James Goss’s Almost Perfect is, excuse the cliche, a real love it or hate it read. The attention-grabbing blurb – “Ianto Jones wakes up as a woman!” – will draw readers in, but the body-swap storyline takes second place to a somewhat confusing tale of gorgeous gay alien gods on a mission to makeover the universe. The plot itself is a little overshadowed by the non-standard and gimmicky format (the novel opens with a list chapter titled, “Five rare times Ianto Jones swears” and a main character is introduced via a chapter of Facebook status updates), which readers will find either annoyingly fanficcy or refreshingly original. Relentlessly modern, the frequent pop-culture references to Heat magazine, Girls Aloud, and David Beckham fit the tone, but some elements (a main alien character taking on the voice and persona of Cheryl Cole) take this idea too far.
Much of the story is told from the point of view of regular girl Emma (Bridget Jones with less charm) who is a lonely singleton until she opens Pandora’s box in the form of a bullying seductive orb. Goss is an effective writer with a down-to-earth blokey style perfect for capturing seedy Cardiff after dark, but the trials and tribulations of the dating scene and the battles of office life don’t always fit the science-fiction genre. Gradually other elements – decaying time-travelling skeletons, crumbling cars and a rise in static electricity – appear, turning it into more of a proper sci-fi story, but Torchwood are preoccupied with Ianto’s new status.
Yep, that old sci-fi classic, bodyswap. Ianto wakes up a woman (disappointingly seen only after the fact), which of course means he instantly becomes a catty, tarty, flighty creature tottering about in heels and miniskirts making bitchy comments about Gwen’s weight. While Ianto’s adjustment process dealing with his new body is subtle (starting out blase, using his trademark deadpan snarky humour, and slowly unravelling), much of his portrayal is just too out of character. Ianto with a giant handbag to hide his gun is funny; Ianto delaying a crucial life-saving mission to tot up his Weight Watchers points really is not. Even pre-female Ianto in flashback is out of character; since when is Ianto a sloppy person who belches, wipes his mouth on his sleeve and gets wasted and starts spilling Torchwood secrets in public? Unfortunately the plot rather hinges on this, as Ianto secretly investigates late Owen Harper’s case file on an illegal gene therapy programme, and ends up making a disastrous plea to rid himself of painful memories. At least Jack’s responses are spot on (yes, it’s implied they have sex while Ianto is a woman) and Jack takes the lead in investigating and even working out the “science stuff”. Goss’s Jack is believable and hugely entertaining, although he falls into the common trap of forgetting Torchwood-Jack is substantially darker and more serious (especially as this is set in the immediate aftermath of Owen and Tosh’s deaths) than flirty slutty playful joker Doctor Who-Jack, even if that Jack is more fun.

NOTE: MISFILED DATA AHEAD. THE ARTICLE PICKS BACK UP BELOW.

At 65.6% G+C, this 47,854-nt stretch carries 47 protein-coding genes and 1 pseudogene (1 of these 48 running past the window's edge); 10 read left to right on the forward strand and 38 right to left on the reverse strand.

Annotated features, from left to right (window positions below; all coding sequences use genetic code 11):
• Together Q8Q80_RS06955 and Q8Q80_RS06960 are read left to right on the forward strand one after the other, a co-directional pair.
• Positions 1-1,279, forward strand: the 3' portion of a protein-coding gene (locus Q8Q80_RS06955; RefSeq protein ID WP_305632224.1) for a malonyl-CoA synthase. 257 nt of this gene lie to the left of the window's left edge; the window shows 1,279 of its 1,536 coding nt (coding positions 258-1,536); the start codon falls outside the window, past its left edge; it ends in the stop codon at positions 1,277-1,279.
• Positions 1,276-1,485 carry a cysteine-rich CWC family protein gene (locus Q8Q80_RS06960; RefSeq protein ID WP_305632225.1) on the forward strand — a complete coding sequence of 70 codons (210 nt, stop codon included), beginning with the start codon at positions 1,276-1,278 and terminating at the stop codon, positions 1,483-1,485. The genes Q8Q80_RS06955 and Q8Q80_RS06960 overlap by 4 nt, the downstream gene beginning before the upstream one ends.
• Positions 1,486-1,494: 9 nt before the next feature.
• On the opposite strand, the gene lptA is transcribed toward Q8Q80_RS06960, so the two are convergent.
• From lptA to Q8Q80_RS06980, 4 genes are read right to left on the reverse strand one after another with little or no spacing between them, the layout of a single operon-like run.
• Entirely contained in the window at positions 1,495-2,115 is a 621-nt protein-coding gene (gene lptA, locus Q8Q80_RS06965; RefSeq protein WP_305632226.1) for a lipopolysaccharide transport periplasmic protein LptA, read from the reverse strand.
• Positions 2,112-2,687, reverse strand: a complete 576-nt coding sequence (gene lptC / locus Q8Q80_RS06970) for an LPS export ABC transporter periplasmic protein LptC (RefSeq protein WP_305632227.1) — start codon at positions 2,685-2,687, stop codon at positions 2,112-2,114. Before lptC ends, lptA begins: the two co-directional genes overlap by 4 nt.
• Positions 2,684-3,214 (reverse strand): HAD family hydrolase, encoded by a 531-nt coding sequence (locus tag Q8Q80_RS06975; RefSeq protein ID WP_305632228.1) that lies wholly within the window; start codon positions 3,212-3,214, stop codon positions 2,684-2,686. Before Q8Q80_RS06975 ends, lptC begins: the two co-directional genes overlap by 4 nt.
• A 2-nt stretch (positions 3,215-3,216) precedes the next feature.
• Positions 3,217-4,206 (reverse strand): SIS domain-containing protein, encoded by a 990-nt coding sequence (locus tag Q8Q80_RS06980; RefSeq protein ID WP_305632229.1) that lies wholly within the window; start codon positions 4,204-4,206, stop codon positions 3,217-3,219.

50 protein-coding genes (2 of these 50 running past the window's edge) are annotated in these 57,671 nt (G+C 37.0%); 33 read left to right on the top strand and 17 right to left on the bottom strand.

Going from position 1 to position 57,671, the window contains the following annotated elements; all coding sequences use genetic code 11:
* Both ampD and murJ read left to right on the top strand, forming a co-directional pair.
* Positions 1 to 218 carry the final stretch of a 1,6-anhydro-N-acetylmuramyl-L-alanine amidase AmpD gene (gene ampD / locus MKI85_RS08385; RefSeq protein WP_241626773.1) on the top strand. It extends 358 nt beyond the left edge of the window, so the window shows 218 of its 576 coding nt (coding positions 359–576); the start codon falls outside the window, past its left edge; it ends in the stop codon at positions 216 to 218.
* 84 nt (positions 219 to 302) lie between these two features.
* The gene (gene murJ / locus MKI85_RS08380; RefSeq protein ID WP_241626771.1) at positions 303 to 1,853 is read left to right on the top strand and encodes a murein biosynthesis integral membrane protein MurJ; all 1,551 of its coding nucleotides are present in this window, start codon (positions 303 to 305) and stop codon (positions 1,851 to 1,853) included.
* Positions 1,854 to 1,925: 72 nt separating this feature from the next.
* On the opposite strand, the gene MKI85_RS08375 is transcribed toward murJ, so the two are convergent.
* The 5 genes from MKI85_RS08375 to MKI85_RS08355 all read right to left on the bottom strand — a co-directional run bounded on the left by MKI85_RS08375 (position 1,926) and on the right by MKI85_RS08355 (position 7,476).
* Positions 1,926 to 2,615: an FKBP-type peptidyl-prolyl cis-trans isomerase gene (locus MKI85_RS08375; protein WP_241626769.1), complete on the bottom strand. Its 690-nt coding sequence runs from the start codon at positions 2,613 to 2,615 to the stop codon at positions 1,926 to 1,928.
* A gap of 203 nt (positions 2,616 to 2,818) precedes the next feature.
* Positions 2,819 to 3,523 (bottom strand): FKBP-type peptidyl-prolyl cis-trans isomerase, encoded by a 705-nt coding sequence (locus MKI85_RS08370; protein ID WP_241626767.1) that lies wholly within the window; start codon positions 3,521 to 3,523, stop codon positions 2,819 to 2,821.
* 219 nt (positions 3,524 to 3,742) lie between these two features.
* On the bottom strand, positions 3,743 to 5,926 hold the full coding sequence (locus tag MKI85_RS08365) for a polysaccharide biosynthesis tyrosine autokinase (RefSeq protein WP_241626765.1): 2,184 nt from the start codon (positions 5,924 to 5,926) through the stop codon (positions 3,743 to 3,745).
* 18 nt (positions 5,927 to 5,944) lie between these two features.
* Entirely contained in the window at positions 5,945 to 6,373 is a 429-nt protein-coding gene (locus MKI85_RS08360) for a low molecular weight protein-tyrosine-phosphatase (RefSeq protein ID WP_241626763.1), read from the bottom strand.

Shippers will enjoy Jack and Ianto’s snuggles and memories, and even the “L” word is mentioned, but don’t overlook the bonding between Gwen and Ianto. With Owen and Tosh now gone, but certainly not forgotten, the rest of the team have become much tighter. Rhys also comes more to the fore, even going on an undercover mission, and his scenes with Gwen are some of the funniest and most enjoyable. Rhys is endlessly supportive and accepting and very brave, and matches Gwen all the way. Gwen can be a touch catty, sometimes insecure, a little patronising, but she tries to be nice – well, she is nice, but her life can be very trying, and all this makes for one of the most real and multi-layered portrayals of Gwen Cooper.
The story canters along with the team tackling various leads and weird occurrences that inevitably prove to be connected. As Gwen and Ianto investigate, Jack realises he must atone for a terrible past mistake, leading to a showdown at a gay club. The plot is confusing until the separate strands start to come together, and there are a few minor plot holes. The key flashback scene is pacey and well balances action, atmosphere and exposition, but the sheer out of characterness makes it hard to follow Ianto’s motivations. To what degree is he bluffing, and to what degree serious? Both are problematic. It’s also a little surprising an exploration of Ianto’s psyche and memories don’t bring up more from his past, like Lisa or the fall of Torchwood One. The finale is outrageous in more ways than one, and is pretty gross and gory. Not one for the weak of stomach. The postscript surprise guest appearance ensures Doctor Who fans finish this book happy.
Almost Perfect has a strong story, well told with all the elements needed for a good solid read. But while enjoyable, it’s impossible to overlook its flaws. It feels like it wants to be a trenchant criticism of the homogenising “perfect clone” culture of the gay scene, with its inherent superficiality and vanity (the “gay club = meat market” metaphor is rammed home pretty hard). But this is a sci-fi novel and a Torchwood novel at that, and while it’s a new and interesting slant on sci-fi standards of mind control and body-swap, the two elements sit slightly uneasily together. In Goss’s world dating is war, but ultimately love will save the day while those who put all their effort into achieving “perfection’ will fall by the wayside, their looks irrelevant. But hey, how can you not kind of love a book where Jack Harkness has a threesome with gods?
Almost Perfect (by James Goss) was released by BBC Books in October 2008.